Any aspects 1-9 can be combined with any aspects 10-18.

Aspect 1. A sound enclosure for a compressor of a HVAC system comprising:

a first side section and a second side section; and

a bottom section;

wherein the sound enclosure is configured to enclose the compressor of the HVAC system to impede operational sound emitted radiantly by the compressor,

the bottom section includes a plurality of apertures to accommodate a mounting mechanism for the compressor of the HVAC system,

the first side section and the second side section, the first side section and the bottom section, and the second side section and the bottom section have overlap sections, and the first section and the second side section, the first side section and the bottom section, and the second side section and the bottom section are joined together at the overlap sections,

and the first side section and the second side section configured to create a space between the first and second side sections and the compressor when the compressor is inside the sound enclosure.

Aspect 2. The sound enclosure of aspect 1, wherein the first side section or the second side section is configured to have at least one opening to accommodate a junction box for the compressor of the HVAC system.

Aspect 3. The sound enclosure of aspects 1-2, wherein the contours of the first side section and the second side section are configured so that the first section and the second side section maintain a relatively constant distance toward an outline of the compressor when installed. Aspect 4. The sound enclosure of aspects 1-3, wherein the first side section, the second side section or the bottom section include at least one opening to accommodate a wire or a refrigerant line that is configured to be connected to the compressor of the HVAC system. Aspect 5. The sound enclosure of aspects 1-4, wherein the sound enclosure has a curved profile from a side view. Aspect 6. The sound enclosure of aspects 1-5, wherein the bottom section of the sound enclosure is configured to have a drainage opening. Aspect 7. The sound enclosure of aspects 1-6, wherein an opening is opened through a seam formed by the overlap sections of the first and second side sections. Aspect 8. The sound enclosure of aspects 1-7, wherein the sound enclosure has a length and a height, the length is larger than the height, and the sound enclosure is configured to accommodate a compressor has a horizontally positioned crankshaft. Aspect 9. The sound enclosure of aspects 1-8, wherein the sound enclosure has a length and a height, the height is larger than the length, and the sound enclosure is configured to accommodate a compressor has a vertically positioned crankshaft. Aspect 10. A chiller system comprising:

a compressor;

a sound enclosure configured to enclose the compressor, the sound enclosure having openings; and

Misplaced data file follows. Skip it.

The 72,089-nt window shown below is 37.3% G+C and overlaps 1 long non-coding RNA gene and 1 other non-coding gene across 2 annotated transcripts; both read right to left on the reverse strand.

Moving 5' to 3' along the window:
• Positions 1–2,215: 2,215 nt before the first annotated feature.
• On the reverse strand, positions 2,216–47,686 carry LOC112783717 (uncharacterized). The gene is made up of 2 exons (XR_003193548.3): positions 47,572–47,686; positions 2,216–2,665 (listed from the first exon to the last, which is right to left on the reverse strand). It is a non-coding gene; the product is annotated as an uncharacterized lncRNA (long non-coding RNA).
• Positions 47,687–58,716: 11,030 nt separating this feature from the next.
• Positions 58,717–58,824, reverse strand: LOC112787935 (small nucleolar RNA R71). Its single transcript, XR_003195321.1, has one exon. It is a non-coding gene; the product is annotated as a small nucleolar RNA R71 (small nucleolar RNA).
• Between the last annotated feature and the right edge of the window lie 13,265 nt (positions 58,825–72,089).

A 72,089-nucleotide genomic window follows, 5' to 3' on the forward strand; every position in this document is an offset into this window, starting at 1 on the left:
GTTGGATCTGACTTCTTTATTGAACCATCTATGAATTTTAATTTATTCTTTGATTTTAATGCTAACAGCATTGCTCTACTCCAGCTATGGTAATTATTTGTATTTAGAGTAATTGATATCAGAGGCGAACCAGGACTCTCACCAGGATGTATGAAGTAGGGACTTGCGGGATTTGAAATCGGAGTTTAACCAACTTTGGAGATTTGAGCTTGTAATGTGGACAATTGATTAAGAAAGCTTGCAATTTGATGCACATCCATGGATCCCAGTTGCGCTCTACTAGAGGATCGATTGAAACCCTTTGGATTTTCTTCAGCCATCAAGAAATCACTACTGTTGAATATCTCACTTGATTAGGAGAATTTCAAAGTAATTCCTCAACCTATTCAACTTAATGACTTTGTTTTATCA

refrigerant lines coupled to the compressor through the openings;

wherein the compressor is supported by a mounting mechanism through an aperture of a bottom section of the sound enclosure.

Aspect 11. The chiller system of aspect 10, wherein the sound enclosure includes a side section that is configured to have an opening to accommodate a junction box for the compressor.

Aspect 12. The chiller system of aspects 10-11, wherein the sound enclosure is configured to impede operational sound radiantly emitted by the compressor.

Aspect 13. The chiller system of aspects 10-12, wherein the mounting mechanism supporting the compressor is configured to impede sound transmission between the compressor and a supporting beam of the chiller system.

Aspect 14. The chiller system of aspects 10-13, wherein the refrigerant lines of the compressor are equipped with in-line sound isolating devices that are configured to impede sound transmission between the compressor and the refrigerant lines.

Aspect 15. The chiller system of aspects 10-14, wherein the sound enclosure has a contour extending in a longitudinal direction, the contour is configured so that the sound enclosure maintains a relatively constant distance toward an outline of the compressor. Aspect 16. The chiller system of aspects 10-15, wherein a bottom of the sound enclosure is configured to have a drainage opening. Aspect 17. The chiller system of aspects 10-16, wherein the compressor has a horizontally positioned crankshaft and the sound enclosure has a length that is larger than a height. Aspect 18. The chiller system of aspects 10-17, wherein the compressor has a vertically positioned crankshaft and the sound enclosure has a height that is larger than the length.

With regard to the foregoing description, it is to be understood that changes may be made in detail, especially in matters of the construction materials employed and the shape, size and arrangement of the parts without departing from the scope of the present invention. It is intended that the specification and depicted embodiment to be considered exemplary only, with a true scope and spirit of the invention being indicated by the broad meaning of the claims.